Second of the five sons of King Pandu, the others being Ajjuna, Bhimasena, Yudhitthila and Sahadeva. All of them became husbands of Kanhā.
J. v. 424, 426.
A Damila chief, ally of Kulasekhara. Cv. lxxvi. 139.
One of the chief lay supporters of Atthadassi Buddha. Bu. xv. 21.
Son of Nakulapitā and Nakulamātā. There is nothing further recorded of him. SA. ii. 181.
Nakula Jātaka (No. 165)
The Bodhisatta was once an ascetic in the Himalayas. Near his walk lived a mongoose and a snake who were always quarrelling. He preached to them the virtues of amity and dispelled their suspicions of each other.
The story was related to two of Pasenadi's officers, who were always quarrelling. For details see the Uraga Jātaka (No. 154). The two noblemen are identified with the two animals. J. ii. 52 ff.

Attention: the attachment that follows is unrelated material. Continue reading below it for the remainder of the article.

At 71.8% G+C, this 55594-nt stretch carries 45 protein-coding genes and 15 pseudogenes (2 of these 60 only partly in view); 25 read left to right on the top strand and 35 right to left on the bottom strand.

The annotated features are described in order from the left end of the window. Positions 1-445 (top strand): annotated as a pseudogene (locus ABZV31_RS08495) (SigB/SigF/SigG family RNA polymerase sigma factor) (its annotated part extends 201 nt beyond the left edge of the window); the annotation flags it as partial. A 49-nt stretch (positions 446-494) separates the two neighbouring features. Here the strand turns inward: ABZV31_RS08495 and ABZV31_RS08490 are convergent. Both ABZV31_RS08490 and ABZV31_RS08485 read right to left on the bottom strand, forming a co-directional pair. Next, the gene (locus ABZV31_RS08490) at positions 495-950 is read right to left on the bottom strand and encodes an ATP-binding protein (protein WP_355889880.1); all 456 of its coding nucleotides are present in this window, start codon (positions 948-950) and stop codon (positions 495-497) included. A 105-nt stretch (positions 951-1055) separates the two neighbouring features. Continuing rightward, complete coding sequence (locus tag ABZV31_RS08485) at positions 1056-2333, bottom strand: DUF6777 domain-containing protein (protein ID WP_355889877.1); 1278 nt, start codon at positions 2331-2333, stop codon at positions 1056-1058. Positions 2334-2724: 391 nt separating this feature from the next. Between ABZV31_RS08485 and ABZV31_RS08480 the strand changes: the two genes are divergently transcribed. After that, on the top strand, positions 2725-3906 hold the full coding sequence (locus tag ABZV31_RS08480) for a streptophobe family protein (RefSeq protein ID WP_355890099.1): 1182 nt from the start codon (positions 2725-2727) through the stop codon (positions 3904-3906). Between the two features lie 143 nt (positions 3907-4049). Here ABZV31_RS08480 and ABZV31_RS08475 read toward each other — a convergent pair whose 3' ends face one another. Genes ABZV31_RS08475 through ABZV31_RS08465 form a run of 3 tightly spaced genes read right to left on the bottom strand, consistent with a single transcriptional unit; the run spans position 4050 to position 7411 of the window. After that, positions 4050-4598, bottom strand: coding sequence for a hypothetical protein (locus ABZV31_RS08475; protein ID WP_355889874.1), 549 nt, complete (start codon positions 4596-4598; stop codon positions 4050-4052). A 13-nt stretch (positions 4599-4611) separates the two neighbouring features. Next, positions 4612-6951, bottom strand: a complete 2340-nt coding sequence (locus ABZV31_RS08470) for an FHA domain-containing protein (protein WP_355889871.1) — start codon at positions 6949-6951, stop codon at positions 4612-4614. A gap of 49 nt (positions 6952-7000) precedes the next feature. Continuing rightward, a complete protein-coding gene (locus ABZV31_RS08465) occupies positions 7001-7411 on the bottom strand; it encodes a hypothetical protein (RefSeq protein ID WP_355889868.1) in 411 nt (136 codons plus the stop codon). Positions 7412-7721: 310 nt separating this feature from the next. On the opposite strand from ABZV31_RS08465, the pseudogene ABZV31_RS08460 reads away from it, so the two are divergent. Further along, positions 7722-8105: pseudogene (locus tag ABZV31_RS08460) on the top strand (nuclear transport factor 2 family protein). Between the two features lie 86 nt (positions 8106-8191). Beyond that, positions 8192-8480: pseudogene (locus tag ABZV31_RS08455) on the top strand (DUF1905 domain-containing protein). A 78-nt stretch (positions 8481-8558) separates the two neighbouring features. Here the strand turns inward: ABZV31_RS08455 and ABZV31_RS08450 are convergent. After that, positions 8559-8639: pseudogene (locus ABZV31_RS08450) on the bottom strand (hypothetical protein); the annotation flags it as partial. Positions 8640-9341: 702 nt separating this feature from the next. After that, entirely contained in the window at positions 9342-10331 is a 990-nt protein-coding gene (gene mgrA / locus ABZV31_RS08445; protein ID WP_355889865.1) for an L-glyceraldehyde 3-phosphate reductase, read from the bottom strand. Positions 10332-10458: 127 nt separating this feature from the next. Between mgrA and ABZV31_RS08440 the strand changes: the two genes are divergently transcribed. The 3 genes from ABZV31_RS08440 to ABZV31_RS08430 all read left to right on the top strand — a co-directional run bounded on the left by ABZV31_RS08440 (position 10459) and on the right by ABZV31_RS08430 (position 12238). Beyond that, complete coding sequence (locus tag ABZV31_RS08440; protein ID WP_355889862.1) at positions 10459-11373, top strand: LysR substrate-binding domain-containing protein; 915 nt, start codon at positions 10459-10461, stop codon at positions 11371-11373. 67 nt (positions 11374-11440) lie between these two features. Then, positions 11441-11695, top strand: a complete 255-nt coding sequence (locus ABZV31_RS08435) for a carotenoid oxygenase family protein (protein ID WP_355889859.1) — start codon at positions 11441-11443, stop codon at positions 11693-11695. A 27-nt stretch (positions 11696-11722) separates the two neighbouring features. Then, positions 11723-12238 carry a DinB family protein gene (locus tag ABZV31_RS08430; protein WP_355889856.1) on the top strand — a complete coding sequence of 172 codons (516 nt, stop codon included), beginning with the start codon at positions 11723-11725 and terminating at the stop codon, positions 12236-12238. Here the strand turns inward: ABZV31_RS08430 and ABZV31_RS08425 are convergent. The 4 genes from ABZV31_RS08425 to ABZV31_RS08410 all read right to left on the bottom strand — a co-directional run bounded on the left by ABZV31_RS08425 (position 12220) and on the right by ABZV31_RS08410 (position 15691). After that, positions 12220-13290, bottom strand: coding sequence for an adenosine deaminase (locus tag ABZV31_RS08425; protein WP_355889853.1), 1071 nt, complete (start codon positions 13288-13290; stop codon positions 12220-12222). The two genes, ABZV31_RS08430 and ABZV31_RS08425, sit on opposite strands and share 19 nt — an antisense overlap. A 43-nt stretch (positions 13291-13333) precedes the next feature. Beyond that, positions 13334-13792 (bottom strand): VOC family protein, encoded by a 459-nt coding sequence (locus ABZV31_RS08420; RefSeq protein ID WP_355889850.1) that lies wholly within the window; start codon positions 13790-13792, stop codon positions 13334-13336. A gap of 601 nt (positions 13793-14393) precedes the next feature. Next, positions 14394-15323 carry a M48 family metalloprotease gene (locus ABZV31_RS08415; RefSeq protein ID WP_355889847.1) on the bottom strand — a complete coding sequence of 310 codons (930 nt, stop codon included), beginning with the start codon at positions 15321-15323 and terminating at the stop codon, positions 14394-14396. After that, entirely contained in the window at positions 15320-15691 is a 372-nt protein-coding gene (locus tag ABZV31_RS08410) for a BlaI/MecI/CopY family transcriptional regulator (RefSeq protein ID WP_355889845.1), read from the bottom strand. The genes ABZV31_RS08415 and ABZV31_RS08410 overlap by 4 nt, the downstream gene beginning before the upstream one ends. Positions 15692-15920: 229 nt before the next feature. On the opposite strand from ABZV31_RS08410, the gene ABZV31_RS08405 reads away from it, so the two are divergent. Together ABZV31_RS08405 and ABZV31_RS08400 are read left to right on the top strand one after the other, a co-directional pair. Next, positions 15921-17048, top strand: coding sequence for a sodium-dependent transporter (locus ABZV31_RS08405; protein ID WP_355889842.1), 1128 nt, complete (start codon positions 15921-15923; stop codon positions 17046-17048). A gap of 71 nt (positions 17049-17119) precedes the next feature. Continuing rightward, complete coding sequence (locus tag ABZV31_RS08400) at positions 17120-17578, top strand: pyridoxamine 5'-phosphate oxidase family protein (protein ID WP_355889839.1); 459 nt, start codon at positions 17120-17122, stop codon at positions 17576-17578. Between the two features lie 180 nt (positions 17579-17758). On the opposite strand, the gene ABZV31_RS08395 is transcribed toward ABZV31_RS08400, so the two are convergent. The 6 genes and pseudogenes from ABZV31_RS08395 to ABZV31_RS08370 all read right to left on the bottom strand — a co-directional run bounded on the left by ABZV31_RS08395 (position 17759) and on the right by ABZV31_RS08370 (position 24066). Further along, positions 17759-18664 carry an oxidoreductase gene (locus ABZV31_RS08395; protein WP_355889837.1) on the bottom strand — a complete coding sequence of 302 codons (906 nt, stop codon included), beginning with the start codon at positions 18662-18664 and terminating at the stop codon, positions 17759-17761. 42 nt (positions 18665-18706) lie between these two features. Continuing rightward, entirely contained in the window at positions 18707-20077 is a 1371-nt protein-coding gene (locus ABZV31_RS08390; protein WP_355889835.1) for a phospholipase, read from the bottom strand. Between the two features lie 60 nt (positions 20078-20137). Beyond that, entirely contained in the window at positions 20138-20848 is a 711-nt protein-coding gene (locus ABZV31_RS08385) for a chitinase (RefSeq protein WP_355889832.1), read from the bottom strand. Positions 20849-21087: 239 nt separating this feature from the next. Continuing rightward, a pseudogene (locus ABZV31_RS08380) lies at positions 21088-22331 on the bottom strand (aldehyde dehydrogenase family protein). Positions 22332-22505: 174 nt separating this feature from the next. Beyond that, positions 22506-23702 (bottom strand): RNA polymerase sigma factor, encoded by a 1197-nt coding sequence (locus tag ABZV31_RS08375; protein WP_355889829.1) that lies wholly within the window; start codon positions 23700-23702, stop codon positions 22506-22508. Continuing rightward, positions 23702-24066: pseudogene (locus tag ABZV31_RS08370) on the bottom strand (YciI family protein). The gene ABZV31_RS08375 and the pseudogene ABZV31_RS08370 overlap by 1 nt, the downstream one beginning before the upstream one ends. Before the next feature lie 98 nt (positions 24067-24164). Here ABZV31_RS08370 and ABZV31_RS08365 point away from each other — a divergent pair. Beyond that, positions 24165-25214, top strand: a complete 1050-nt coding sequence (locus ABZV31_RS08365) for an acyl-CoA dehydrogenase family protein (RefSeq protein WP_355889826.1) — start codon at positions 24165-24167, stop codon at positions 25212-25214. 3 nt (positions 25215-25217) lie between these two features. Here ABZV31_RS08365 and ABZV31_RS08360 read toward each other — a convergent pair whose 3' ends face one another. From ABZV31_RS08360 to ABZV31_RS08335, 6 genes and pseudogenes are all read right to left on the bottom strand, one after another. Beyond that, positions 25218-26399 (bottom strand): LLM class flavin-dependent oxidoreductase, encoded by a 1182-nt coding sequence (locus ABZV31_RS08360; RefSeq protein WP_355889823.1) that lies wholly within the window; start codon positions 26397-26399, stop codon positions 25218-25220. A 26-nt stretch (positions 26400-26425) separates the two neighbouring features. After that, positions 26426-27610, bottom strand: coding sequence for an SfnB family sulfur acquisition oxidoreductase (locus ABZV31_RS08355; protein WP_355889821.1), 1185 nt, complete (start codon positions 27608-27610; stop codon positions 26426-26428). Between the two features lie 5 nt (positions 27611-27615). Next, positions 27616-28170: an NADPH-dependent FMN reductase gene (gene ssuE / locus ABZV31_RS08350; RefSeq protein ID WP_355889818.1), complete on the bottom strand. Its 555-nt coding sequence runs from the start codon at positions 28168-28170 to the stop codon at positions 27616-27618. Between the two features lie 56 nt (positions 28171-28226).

1. Nakula Sutta
Records the incident of the grievous illness of Nakulapitā, when his wife admonished him to be calm and collected, saying there was no reason to be fretful. A. iii. 295.
2. Nakula Sutta
Nakulamātā visits the Buddha at Bhesakalāvana. The Buddha tells her of eight qualities which will secure for a woman birth among the Manāpakāyika-devas. A. iv. 268 f.; 265 f.